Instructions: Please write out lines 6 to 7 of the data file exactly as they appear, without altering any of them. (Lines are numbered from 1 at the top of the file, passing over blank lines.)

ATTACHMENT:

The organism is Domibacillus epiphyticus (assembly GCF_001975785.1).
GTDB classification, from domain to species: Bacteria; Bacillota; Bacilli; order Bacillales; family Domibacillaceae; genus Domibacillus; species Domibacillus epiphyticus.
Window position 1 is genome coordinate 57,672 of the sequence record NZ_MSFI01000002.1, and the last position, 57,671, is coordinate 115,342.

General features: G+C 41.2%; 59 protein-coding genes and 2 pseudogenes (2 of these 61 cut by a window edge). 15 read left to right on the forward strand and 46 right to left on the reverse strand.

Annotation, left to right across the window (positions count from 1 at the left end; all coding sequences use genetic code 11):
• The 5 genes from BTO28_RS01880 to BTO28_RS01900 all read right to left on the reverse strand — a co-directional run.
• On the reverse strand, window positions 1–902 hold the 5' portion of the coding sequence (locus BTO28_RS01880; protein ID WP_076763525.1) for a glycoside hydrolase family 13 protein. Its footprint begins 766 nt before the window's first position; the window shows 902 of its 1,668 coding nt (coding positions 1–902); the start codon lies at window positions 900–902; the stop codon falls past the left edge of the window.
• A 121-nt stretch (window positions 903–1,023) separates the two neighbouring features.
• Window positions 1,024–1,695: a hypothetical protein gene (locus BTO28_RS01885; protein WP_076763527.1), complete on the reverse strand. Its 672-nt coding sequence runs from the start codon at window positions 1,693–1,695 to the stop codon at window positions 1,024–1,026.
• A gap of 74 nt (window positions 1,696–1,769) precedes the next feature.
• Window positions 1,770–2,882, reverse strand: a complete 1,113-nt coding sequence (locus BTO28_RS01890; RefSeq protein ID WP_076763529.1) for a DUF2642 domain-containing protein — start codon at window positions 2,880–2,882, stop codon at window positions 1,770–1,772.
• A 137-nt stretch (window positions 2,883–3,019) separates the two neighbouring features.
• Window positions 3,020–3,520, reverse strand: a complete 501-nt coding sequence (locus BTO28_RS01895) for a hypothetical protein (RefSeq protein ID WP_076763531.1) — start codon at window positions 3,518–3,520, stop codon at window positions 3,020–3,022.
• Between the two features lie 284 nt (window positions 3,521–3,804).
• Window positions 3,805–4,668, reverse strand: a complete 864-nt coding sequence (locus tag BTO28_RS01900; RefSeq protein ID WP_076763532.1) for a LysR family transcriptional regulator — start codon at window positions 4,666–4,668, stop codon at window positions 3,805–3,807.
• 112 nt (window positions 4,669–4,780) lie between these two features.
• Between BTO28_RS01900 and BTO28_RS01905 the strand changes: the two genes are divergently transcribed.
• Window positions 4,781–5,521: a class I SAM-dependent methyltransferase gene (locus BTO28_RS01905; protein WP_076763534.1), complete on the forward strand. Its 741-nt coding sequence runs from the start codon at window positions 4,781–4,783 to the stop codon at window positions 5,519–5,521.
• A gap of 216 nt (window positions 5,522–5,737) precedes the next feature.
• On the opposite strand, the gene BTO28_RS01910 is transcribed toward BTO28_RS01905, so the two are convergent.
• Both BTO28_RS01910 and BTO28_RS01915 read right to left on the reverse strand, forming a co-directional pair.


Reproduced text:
• The 5 genes from BTO28_RS01880 to BTO28_RS01900 all read right to left on the reverse strand — a co-directional run.
• On the reverse strand, window positions 1–902 hold the 5' portion of the coding sequence (locus BTO28_RS01880; protein ID WP_076763525.1) for a glycoside hydrolase family 13 protein. Its footprint begins 766 nt before the window's first position; the window shows 902 of its 1,668 coding nt (coding positions 1–902); the start codon lies at window positions 900–902; the stop codon falls past the left edge of the window.